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The annual Global Information Society Watch (GISWatch) report has come to be an important publication for APC, as each year the theme reflects a topic or issue of great relevance for the network. This year’s theme of “Artificial intelligence: Human rights, social justice and development” was extremely timely, as evidenced by the high number of panels and sessions that took place at the Internet Governance Forum (IGF) in Berlin that centred around the topic of AI.

“There is a huge hype around AI”

Between 25 and 29 November, 2019, the Internet Governance Forum (IGF) saw several thousand people gather to engage in multistakeholder discussions on internet governance. On Thursday, 28 November, the Association for Progressive Communications (APC) and partners ARTICLE 19 launched the 2019 edition of GISWatch to a packed room of attendees. Over 20 authors were present from around the world to introduce themselves and their research, and the presentations were followed by a round of questions and answers along with a history of the publication of the GISWatch report and presentations from APC and ARTICLE 19.

The prevalence of AI-related topics at this year’s IGF did not go unnoticed by authors and guests. As pointed out by Rachel Adams of South Africa’s Human Sciences Research Council, “There is a huge kind of discourse and hype around AI”. It raised the proposal from the audience that with all the capable people doing excellent work on AI research, it would be a good idea to create a dynamic coalition (DC) that deals with AI and its challenges.

Alex Comninos, who was part of a team that wrote a thematic report on AI for sustainable human development, raised an important point during the discussion, noting, “It’s quite frustrating for people who have been involved in ICT policy and ICT development for decades. Suddenly AI comes, it’s ‘hypey’ now, there’s this thing called the ‘AI effect’. In a year or two we’re just going to call it computing or ICTs so let’s actually look at national legislations, see what’s there, see where we can build capacity and also look at international law.” His observation that “it definitely has to be regulated as AI in certain contexts but let’s not reinvent the wheel and let’s not lose what we’ve built” gave grounding and context to the question on ways to move forward.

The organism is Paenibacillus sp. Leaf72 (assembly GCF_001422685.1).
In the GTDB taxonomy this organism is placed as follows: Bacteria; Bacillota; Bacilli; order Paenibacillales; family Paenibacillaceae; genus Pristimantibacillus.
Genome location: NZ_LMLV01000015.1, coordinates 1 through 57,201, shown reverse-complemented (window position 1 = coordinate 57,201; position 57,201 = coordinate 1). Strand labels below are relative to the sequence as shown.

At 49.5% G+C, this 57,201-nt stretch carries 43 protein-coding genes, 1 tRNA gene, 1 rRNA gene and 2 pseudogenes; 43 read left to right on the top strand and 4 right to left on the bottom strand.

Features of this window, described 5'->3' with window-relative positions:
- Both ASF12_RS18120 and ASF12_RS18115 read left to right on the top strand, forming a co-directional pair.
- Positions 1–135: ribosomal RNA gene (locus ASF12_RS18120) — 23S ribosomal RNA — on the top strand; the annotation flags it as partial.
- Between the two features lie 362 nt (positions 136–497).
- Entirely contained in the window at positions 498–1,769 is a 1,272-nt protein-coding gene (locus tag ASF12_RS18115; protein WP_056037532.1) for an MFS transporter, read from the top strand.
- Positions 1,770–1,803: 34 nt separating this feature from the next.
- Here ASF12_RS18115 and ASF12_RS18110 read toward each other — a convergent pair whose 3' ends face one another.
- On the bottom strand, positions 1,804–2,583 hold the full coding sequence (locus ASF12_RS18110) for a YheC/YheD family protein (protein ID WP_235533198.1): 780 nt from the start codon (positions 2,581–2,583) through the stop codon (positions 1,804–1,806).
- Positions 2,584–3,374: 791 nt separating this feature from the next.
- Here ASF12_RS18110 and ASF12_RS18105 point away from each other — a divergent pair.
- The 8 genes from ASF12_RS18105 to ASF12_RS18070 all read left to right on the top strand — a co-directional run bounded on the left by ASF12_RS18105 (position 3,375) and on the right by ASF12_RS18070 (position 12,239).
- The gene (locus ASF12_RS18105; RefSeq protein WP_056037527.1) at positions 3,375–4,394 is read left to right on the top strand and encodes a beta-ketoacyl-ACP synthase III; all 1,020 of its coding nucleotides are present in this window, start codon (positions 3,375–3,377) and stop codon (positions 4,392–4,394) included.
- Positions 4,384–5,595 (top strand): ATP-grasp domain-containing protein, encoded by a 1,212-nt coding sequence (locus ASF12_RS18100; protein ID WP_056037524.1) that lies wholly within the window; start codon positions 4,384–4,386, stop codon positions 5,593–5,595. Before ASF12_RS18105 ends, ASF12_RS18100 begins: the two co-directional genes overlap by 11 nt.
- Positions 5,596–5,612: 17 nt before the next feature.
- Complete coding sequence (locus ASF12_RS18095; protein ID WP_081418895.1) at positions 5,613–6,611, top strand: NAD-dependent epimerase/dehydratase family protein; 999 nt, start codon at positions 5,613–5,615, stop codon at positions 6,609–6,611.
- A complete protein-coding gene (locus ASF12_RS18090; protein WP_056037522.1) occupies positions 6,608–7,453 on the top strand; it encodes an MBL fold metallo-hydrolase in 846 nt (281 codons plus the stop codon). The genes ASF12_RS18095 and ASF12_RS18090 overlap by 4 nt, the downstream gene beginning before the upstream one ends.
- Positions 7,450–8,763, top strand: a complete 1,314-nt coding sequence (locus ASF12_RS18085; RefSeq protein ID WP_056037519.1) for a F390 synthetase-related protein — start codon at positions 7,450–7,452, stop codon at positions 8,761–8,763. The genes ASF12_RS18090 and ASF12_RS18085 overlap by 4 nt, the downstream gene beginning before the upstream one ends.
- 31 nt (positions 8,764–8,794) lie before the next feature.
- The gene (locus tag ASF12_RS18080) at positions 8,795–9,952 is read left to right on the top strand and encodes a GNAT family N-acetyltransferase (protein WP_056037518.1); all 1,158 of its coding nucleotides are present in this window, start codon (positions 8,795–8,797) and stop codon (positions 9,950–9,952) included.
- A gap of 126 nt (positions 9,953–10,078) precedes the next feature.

Next steps for AI research and policy?

So what are some next steps for researchers and human rights advocates working on AI, particularly considering the impacts on civil society and, more precisely still, those in the global South who are often the most vulnerable to policies written by and large in the global North? Anriette Esterhuysen, APC’s senior advisor on internet governance, policy advocacy and strategic planning and the incoming chair of the IGF’s Multistakeholder Advisory Group, posed the following question to authors: “When you were looking at policy interventions, and the required policy and regulatory interventions, where do you think they need to come from? Do they need to be nationally driven? Is there a need for global standards?” She furthermore expanded, “Where does one start this process of creating a policy and regulatory environment that can ensure that the concerns that have been identified are addressed? Where do you think the leverage is? Where do we start with our interventions?”

Daniel Mwesigwa from CIPESA, who wrote the report on modern surveillance tools in Uganda, responded with a vital note that resonates throughout the entire GISWatch report, namely, that it is critical to look at the issue from a global South perspective. According to him, “First we must assume that we are not operating under mature, democratic systems and also not operating under guaranteed human rights frameworks.”

Joana Varon from Coding Rights in Brazil and one of the authors of the thematic chapter looking at decolonising AI through a transfeminist approach to data and social justice noted that the answer is multi-layered. She pointed out that one approach involves “going directly to the companies or even directly to who is funding those projects”. However, looking at the situation is Brazil, where the government is far right, she notes the challenge of being not only heard, but also not being discriminated or persecuted.

The answers, where they exist, on how to build people-centred AI that puts human rights first are certainly complex and often raise further questions. The launch of GISWatch at IGF touched on some of these key issues and it was a special opportunity to gather so many researchers and activists to explore paths for moving forward. We thank all authors and the teams involved in putting together this important edition.

The entire launch of GISWatch at IGF is available for viewing online.

Would you like more information on these issues?
  • Download the full edition of the GISWatch 2019 on “Artificial intelligence: Human rights, social justice and development” here

  • Some Spanish translations of the reports are available here

  • Check out our GISWatch 2019 press kit.

  • Follow the conversation on Twitter, under the #GISWatch and #AIandHumanRights hashtags